But, one of the things that I like about that particular topic is that you can look out any window on campus and fresh water is exactly what you’re looking at… and that it should matter to us makes sense to me. But, to go back to the teaching culture here, I have found when I talk about this to any group of faculty, immediately ideas are popping. They’re thinking about it. They’re talking about it. They clearly already thought about it. The Grand Challenge doesn’t really even begin until the fall of this year… and I’ve got a list …I brought with me a whole list of like couple of dozen projects that people are already doing right now…. this semester…
John: In preparation?
Leigh: Just because they can. Not only in preparation, just… let’s begin… Why wait till the fall? I’ve spent the last week finalizing touches to a micro grant the Provost office has, thank goodness, very gallantly is going to put some money in a pot to give some grants to people to do these collaborative works. Well, let’s just put it this way… even if you’re just doing an assignment in your class, you can put in for one of these grants. But, I think we’re going to privilege, probably, the collaborative civic engagement projects… or they’ll get the higher money amounts, just because there are more people involved. The administration on campus has just been so supportive. The provost office is doing the micro grants. The Student Affairs has, I can’t talk about it because the contracts haven’t been signed, but they’ve got people who are well-known coming to speak on campus.
John: So, there’s going to be some other programming throughout the college.
Leigh: That’s right. Artswego has a special category for its grants this year that are going to privilege some Grand Challenge proposals.
Rebecca: What I like about that concept is that the learning doesn’t just happen in a classroom on a college campus. It’s happening from multiple perspectives and it’s happening in and out. It’s happening formally and informally.
Leigh: That’s right.
Rebecca: That’s nice that there’s a lot of systems in place to help support that and that idea because, if students are experiencing the topic of water, in a lot of different disciplines on and outside of class right then they’re gonna start seeing how all these things connect together…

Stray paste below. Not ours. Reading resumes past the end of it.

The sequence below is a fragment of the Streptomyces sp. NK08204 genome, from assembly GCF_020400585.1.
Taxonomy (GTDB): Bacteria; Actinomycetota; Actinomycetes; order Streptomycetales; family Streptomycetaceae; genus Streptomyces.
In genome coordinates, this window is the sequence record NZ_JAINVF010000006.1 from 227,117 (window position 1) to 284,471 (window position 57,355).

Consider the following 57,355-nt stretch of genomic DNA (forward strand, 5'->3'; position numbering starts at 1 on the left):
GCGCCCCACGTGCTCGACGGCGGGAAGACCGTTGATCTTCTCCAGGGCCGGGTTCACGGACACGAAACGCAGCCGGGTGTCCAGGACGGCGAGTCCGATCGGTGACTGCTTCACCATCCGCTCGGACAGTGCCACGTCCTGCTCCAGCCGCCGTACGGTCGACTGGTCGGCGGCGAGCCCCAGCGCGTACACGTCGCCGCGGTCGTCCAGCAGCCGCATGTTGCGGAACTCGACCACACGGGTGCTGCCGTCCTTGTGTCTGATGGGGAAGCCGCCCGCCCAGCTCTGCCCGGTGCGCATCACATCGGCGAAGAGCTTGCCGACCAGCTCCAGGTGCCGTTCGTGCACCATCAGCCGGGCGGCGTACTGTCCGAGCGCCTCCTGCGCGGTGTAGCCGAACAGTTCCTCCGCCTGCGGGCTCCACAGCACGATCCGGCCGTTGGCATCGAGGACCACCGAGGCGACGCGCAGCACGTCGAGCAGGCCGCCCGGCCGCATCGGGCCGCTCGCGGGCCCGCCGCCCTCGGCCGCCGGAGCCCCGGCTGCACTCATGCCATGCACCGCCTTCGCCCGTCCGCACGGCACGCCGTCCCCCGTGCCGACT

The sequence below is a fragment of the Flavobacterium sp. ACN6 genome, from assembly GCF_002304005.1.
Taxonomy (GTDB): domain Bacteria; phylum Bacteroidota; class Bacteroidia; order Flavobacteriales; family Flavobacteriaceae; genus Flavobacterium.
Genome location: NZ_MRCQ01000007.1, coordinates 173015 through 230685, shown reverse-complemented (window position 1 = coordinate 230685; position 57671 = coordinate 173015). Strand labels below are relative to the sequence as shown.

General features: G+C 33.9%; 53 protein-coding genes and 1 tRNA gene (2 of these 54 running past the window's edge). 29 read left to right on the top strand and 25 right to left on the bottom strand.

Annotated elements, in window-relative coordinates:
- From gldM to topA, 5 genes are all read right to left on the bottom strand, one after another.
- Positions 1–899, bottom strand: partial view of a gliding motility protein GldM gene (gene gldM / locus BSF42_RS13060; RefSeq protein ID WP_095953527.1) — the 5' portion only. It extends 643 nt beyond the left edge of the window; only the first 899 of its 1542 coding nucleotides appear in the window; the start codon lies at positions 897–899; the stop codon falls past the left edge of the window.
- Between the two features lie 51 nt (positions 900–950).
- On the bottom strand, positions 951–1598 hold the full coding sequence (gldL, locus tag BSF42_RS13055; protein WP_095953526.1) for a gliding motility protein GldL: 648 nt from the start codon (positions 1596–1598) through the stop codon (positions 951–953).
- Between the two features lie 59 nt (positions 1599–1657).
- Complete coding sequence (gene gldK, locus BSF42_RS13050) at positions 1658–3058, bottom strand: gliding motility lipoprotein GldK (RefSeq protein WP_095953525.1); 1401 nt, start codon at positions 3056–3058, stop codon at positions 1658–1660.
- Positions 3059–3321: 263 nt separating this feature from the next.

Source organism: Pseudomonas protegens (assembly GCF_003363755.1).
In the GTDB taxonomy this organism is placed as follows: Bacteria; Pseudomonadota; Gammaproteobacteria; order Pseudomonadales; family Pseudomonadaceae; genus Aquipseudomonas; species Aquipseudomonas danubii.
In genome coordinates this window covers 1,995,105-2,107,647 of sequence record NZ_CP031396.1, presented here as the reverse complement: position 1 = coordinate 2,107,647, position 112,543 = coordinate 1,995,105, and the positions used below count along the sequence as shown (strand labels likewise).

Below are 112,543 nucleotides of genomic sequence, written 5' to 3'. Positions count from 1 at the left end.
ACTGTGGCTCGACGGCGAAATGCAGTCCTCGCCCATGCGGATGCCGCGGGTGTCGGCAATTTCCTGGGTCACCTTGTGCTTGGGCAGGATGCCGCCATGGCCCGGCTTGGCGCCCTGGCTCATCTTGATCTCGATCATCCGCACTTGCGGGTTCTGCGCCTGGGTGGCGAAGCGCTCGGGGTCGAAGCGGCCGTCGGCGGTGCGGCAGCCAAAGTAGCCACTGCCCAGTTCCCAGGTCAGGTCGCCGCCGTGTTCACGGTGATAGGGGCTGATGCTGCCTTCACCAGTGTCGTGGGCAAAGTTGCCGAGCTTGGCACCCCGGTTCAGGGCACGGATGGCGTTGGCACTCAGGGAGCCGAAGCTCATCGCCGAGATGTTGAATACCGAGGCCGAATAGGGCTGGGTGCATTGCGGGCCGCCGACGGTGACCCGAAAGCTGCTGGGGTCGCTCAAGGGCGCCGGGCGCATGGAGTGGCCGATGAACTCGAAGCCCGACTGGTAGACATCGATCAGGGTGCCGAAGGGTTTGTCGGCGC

Leigh: That’s right.
Rebecca: …and we have general education as a part of our curriculum, as many colleges do, and the students tend to not have any idea how that is relevant or important or what that does for them. and I think this might be a really great way for them to start seeing that all these things are actually connected and it’s important to know different points of view and the different disciplinary perspectives on things… so that there is that idea that we can’t tackle these really big problems…
Leigh: …by ourselves.
Rebecca: …without looking from multiple perspectives.
John: …and faculty are often in their own silos and students see the classes as separate islands that are not connected in any way… and showing that we can look at the same issues broadly from a number of different perspectives might help them form better connections and deepen their learning.
Rebecca: …and even continue to update the curriculum to reflect this change in practice. It’s a move away from silos to things being a little more messy, and so how do you allow for your curriculum to embrace that messiness.
Leigh: I think you’re exactly right, Rebecca. …and I, for one, think the future (it might not be in our generation) but the future really will be a future that doesn’t necessarily have departments… doesn’t necessarily have disciplines separated in this way…. that in fact encourages cross-disciplinary activity. I think the School of Communications, Media and the Arts [SCMA] is already sort of moving toward that. They’re a very collaborative school and work very well… that just in my experience doing these projects, they work very well across campus with any discipline.
Rebecca: Go SCMA.
Leigh: I am on the board. It’s because of that that I asked to be on their advisory board, frankly.
Leigh: But, yeah. I think the beauty of the grant, of Grand Challenges, is that we’re already a collaborative school and this just puts the name on it. It puts a focus for that and it’s something I think we really ought to be celebrating here. …and to get back to the administration being supportive, the President from the beginning has been behind this and I think that, really more than anything, has been one reason for this to be a successful rollout.
Rebecca: Are there plans to research or study the outcomes of the initiative to measure what impact doing something like this has on our learning community and/or on the community at large?